Frank Bruni needs no introduction if you read the New York Times. He’s an op-ed columnist there, but served as restaurant critic for five years and was the newspaper’s Rome bureau chief before that. “To write about food is to write about life, and to write about life is to write about food,” he said. His memoir “Born Round” was an engaging portrayal of his struggle with weight since his childhood, complicated by his life as a food critic. The book also provides an intimate look at his Italian-American family and a man coming to terms with his homosexuality.
“There is no better way to write about a place than to write about its culinary rituals, ” he said. “To write about anything, if you are writing about it well, is to write about the food.” Sprinkled throughout his memoir are funny anecdotes detailing his efforts to maintain anonymity in a job where a bad review can spell economic doom for a restaurant. Bruni will be teaching a class in food writing next year at Princeton University.
Gabrielle Hamilton, owner and chef at Prune in New York City, is also the author of a wildly successful memoir called “Blood, Bones and Butter.” She always wanted to be a writer, but envisioned herself becoming a novelist, never a memoirist. However, the public’s current fascination with food and her job as a chef are what got her a book deal, she admits, and what the editors wanted was memoir.
“I am very glad that the world is obsessed with food right now. I am not that interested in food.”– a surprising statement coming from someone whose restaurant is a favorite of chefs and food writers. Although she holds a M.F.A. in fiction writing from the University of Michigan, her kitchen skills are what really served her best in writing the book, she said. She wrote it as though she were treating a reader as a guest in her restaurant, she said. The book is forthright, frank and unpretentious, not unlike the food at Prune.
One of the reasons both her book and Frank Bruni’s memoirs are so gripping is their intimate insight into their private lives. But therein lies the rub — Just how does a writer deal with the need for honesty while not alienating family members or friends who are in the book, I asked them.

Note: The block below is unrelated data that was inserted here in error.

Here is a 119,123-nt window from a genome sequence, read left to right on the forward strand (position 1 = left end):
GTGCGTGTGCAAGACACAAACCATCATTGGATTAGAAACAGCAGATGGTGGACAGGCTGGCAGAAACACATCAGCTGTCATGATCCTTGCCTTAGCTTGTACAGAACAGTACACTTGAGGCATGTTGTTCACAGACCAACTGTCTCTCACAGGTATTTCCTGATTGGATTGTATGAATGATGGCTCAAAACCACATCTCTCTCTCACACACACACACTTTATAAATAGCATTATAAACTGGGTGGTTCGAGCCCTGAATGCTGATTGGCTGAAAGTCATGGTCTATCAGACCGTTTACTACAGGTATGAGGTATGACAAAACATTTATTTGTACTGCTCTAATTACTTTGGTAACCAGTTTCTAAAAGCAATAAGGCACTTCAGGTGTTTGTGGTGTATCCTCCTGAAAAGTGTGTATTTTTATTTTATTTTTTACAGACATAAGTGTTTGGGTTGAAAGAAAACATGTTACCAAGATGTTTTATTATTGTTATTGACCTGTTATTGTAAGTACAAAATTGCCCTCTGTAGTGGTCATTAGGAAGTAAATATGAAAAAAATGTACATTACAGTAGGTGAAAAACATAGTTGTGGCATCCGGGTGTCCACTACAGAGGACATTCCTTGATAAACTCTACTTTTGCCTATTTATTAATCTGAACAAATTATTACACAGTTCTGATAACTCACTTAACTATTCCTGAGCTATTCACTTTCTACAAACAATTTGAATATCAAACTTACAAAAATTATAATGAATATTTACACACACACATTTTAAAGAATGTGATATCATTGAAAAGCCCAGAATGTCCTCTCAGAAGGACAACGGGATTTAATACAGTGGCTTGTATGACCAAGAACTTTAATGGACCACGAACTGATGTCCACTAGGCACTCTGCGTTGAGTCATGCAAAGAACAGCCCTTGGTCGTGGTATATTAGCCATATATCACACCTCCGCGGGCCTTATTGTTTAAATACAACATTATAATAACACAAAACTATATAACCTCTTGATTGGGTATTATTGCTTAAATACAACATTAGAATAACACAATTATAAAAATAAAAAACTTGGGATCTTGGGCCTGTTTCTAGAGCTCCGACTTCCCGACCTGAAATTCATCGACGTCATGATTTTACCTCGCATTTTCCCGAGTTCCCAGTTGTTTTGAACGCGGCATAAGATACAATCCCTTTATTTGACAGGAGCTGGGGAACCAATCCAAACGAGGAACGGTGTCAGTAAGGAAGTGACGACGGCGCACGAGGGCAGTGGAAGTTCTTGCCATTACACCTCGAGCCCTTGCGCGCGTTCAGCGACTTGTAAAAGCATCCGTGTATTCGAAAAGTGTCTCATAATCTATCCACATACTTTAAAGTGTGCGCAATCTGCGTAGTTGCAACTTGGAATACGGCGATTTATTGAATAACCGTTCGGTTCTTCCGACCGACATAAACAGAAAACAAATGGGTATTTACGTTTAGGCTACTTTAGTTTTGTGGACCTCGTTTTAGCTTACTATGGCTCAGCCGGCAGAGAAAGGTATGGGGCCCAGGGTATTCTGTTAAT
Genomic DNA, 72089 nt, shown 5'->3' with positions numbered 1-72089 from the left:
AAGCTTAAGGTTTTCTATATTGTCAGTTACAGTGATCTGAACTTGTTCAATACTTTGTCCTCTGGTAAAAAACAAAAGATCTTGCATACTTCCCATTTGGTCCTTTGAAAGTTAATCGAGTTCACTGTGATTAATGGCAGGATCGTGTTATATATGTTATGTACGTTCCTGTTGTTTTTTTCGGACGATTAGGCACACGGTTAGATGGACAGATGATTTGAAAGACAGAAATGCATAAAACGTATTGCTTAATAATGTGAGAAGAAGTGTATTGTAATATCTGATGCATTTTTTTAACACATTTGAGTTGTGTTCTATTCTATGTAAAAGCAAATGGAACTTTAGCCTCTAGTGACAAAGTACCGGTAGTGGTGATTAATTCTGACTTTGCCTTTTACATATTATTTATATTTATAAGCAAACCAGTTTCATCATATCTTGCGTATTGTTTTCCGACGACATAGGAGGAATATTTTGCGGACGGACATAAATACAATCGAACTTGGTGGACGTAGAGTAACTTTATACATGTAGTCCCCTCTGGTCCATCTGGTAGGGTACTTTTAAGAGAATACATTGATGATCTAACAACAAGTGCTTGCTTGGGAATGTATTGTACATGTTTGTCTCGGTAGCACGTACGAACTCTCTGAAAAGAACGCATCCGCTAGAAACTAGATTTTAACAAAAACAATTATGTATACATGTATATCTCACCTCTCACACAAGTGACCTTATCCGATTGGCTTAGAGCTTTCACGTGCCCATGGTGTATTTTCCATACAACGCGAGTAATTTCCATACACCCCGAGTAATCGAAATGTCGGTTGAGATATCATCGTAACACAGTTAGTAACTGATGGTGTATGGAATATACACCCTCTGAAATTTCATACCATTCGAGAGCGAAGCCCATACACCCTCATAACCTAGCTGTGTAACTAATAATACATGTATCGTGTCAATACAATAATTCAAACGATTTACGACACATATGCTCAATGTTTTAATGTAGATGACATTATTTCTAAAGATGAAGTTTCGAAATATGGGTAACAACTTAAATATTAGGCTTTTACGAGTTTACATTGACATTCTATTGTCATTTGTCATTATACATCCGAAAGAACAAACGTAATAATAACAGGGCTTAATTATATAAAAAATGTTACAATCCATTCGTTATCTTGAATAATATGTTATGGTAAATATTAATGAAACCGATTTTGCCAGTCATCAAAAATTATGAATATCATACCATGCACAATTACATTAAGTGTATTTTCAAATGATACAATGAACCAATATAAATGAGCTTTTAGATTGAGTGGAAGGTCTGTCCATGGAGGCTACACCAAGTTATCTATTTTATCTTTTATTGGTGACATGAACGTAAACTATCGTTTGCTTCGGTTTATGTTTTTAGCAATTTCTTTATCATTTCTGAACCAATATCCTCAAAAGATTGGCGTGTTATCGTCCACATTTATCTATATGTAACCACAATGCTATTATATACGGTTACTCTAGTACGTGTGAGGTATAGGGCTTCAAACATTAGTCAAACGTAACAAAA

Bruni replied that “I have a ridiculously loving family – a conflict-free family,” but he added that he wasn’t seeking to expose any dirty laundry about friends or relatives. “I can hang myself out to dry but I didn’t feel I had a right to do that with my family.”
Hamilton took a different approach, giving a copy of the manuscript to family before it was published and asking them to vet parts of it. There were very few complaints, she said. Although the book feels very intimate, there’s so much the reader doesn’t know, she explained. “I felt I dodged a bullet.”
If you’ve been thinking about writing a memoir, whether food related, travel or any other theme, I can’t think of a better place to get a jump start than by joining a group of writers (and one artist) in the hauntingly beautiful village of Santo Stefano di Sessanio for the “Italy, In Other Words”
workshop this June. Click here for more information
about the workshop and here to learn more about Santo Stefano di Sessanio
. Kathryn Abajian, who teaches classes in California as well, is the talented writing coach, and I will be your cultural guide, taking you on small excursions to help you find your muse. There are only a few spots open, so act now. I promise you it will be a magical week you won’t forget.